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# Practical Project (2863/02): The Characteristics of a Shunt Wound Motor

Extracts from this document...

Introduction

A2 COURSEWORK (UNIT 2864): RESEARCH PROJECT

The Characteristics of a Shunt Wound Motor

Introduction

In my coursework I am going to look at different characteristics of a shunt wound motor, and analyse the change in the variables involved as I alter the torque on the motor. I expect to find that as the torque on a shunt wound motor increases, the angular velocity will decrease, the power input will increase, and the efficiency will start small, rise to a peak, and then decrease again.

Variables

The variables that are involved in my coursework are:

• The angular velocity of the motor
• The power input
• The efficiency

Method 1

For method 1, you would need to place a motor at the top of a very high building, and have a long weighted string attached to it, starting from rest on the ground. Then, after starting the motor, the weight would move upwards towards the motor.

It would begin accelerating but would at a point reach a steady speed. The time when a steady speed is reach can be determined by marking equally spaced marks on the wall, and timing how long it takes for the weight to travel between the marks. Once this time is the same for more than one mark in a row, the weight has reached a steady speed. This then allows you to work out the angular velocity of the motor at different tensions.

Middle

110.0

0.1

23.0

47.4

4

2.05

6.2

1.9

2.2

6.0

18.3

115.0

0.1

24.6

53.0

5

2.03

7.2

3.0

3.0

7.0

17.5

110.0

0.1

24.4

51.8

6

2.34

8.5

3.5

3.6

7.8

18.3

115.0

0.1

28.1

52.7

7

2.77

9.5

4.2

4.5

9.8

18.3

115.0

0.1

33.2

51.3

8

2.97

11.5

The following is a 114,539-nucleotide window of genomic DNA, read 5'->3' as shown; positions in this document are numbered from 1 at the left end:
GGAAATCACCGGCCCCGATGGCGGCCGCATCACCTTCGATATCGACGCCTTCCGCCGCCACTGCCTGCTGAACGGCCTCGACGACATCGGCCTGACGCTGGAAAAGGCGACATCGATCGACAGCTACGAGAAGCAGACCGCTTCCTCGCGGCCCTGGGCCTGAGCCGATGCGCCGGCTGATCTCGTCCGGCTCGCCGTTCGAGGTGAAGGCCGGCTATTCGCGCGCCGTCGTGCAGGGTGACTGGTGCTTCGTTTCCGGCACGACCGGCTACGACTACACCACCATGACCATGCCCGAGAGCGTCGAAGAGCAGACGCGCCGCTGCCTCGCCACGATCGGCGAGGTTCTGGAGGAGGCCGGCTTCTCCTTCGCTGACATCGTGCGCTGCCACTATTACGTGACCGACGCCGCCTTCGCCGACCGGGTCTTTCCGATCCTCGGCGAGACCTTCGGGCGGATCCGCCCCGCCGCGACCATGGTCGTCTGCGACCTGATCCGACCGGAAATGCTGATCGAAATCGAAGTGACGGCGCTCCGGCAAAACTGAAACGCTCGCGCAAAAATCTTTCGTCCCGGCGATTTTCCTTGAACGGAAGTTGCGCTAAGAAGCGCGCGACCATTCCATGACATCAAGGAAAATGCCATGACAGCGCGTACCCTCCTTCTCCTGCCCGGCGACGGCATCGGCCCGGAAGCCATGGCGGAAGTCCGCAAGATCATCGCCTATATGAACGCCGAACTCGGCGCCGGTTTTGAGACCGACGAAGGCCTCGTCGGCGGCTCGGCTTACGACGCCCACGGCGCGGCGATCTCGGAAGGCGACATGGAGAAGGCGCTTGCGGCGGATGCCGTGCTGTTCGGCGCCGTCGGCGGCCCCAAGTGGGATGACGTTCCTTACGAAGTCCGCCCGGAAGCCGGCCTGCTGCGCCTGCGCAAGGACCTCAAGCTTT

4.0

3.0

12.8

17.5

110.0

0.2

35.6

74.7

9

3.02

13.0

5.0

3.7

13.8

20.0

125.7

0.3

36.2

87.9

10

2.80

13.3

5.1

4.0

15.0

18.3

110.0

0.3

33.6

92.0

11

2.99

15.1

5.2

5.1

17.0

11.7

73.5

0.3

35.9

62.5

Here are the results for my repeat readings:

 F0/N I/A F1/N F2/N F3/N F4/N f/Hz Angular Velocity/ rad/s

Conclusion

There are three main reasons why my results are not very accurate, and the repeat results are quite different to the original results (see Graphs). Firstly, the actual method itself is not very reliable – which means there is a wide margin of error. Secondly, I carried out my first results and my repeat results on separate days, which could have had an effect on the results – especially as the apparatus was set up in a fairly busy laboratory for a period of several days. Thirdly, at the end of my first set of results, the apparatus was becoming very hot and the leather strap melted slightly onto the motor. This changed the shape of the inner strap and could have had a marked effect on the repeat results. This may also explain the large numbers of anomalies in my data.

However, although the results are not as accurate as I would have hoped them to be, the graphs still follow a similar shape as I expected them to, and there is still sufficient evidence to support my conclusion.

Conclusion

I conclude that there is a linear relationship between torque and angular velocity. There is also a linear relationship with positive correlation between the power input and the torque. Thirdly, there is a clear relationship between torque and efficiency up to about 0.25 Nm where it reaches a peak and begins to decrease.

This student written piece of work is one of many that can be found in our AS and A Level Electrical & Thermal Physics section.

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